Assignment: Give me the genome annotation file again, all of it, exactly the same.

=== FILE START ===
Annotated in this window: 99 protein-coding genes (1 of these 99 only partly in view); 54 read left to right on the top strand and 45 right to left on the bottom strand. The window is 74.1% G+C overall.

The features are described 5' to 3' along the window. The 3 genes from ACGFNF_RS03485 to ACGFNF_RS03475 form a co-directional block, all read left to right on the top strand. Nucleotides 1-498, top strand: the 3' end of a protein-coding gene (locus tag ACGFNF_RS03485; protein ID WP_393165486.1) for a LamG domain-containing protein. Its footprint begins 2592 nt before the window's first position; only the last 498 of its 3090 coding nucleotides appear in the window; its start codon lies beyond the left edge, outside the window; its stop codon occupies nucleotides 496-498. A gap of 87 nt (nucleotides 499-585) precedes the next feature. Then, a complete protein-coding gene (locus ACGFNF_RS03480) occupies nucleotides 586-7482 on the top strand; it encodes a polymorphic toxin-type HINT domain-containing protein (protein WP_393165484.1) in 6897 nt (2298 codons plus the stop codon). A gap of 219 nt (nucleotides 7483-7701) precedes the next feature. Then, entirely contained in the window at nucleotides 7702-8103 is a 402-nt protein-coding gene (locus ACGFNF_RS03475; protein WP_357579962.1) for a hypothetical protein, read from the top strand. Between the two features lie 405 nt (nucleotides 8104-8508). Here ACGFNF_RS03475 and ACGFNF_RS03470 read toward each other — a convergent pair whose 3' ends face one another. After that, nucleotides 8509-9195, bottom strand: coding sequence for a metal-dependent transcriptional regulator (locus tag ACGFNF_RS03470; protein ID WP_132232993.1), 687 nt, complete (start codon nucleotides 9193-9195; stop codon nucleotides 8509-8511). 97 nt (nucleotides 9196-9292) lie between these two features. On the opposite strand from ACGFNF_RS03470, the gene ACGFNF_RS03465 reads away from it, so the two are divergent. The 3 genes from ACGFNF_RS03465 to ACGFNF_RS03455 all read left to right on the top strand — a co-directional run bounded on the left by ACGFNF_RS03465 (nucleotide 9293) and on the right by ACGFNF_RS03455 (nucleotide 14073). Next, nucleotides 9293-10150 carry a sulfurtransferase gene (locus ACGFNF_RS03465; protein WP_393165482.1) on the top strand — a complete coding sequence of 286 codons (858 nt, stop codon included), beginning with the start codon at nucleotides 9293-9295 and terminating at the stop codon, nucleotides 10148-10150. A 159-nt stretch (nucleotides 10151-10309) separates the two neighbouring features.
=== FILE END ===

Annotated in this window: 99 protein-coding genes (1 of these 99 only partly in view); 54 read left to right on the top strand and 45 right to left on the bottom strand. The window is 74.1% G+C overall.

The features are described 5' to 3' along the window. The 3 genes from ACGFNF_RS03485 to ACGFNF_RS03475 form a co-directional block, all read left to right on the top strand. Nucleotides 1-498, top strand: the 3' end of a protein-coding gene (locus tag ACGFNF_RS03485; protein ID WP_393165486.1) for a LamG domain-containing protein. Its footprint begins 2592 nt before the window's first position; only the last 498 of its 3090 coding nucleotides appear in the window; its start codon lies beyond the left edge, outside the window; its stop codon occupies nucleotides 496-498. A gap of 87 nt (nucleotides 499-585) precedes the next feature. Then, a complete protein-coding gene (locus ACGFNF_RS03480) occupies nucleotides 586-7482 on the top strand; it encodes a polymorphic toxin-type HINT domain-containing protein (protein WP_393165484.1) in 6897 nt (2298 codons plus the stop codon). A gap of 219 nt (nucleotides 7483-7701) precedes the next feature. Then, entirely contained in the window at nucleotides 7702-8103 is a 402-nt protein-coding gene (locus ACGFNF_RS03475; protein WP_357579962.1) for a hypothetical protein, read from the top strand. Between the two features lie 405 nt (nucleotides 8104-8508). Here ACGFNF_RS03475 and ACGFNF_RS03470 read toward each other — a convergent pair whose 3' ends face one another. After that, nucleotides 8509-9195, bottom strand: coding sequence for a metal-dependent transcriptional regulator (locus tag ACGFNF_RS03470; protein ID WP_132232993.1), 687 nt, complete (start codon nucleotides 9193-9195; stop codon nucleotides 8509-8511). 97 nt (nucleotides 9196-9292) lie between these two features. On the opposite strand from ACGFNF_RS03470, the gene ACGFNF_RS03465 reads away from it, so the two are divergent. The 3 genes from ACGFNF_RS03465 to ACGFNF_RS03455 all read left to right on the top strand — a co-directional run bounded on the left by ACGFNF_RS03465 (nucleotide 9293) and on the right by ACGFNF_RS03455 (nucleotide 14073). Next, nucleotides 9293-10150 carry a sulfurtransferase gene (locus ACGFNF_RS03465; protein WP_393165482.1) on the top strand — a complete coding sequence of 286 codons (858 nt, stop codon included), beginning with the start codon at nucleotides 9293-9295 and terminating at the stop codon, nucleotides 10148-10150. A 159-nt stretch (nucleotides 10151-10309) separates the two neighbouring features.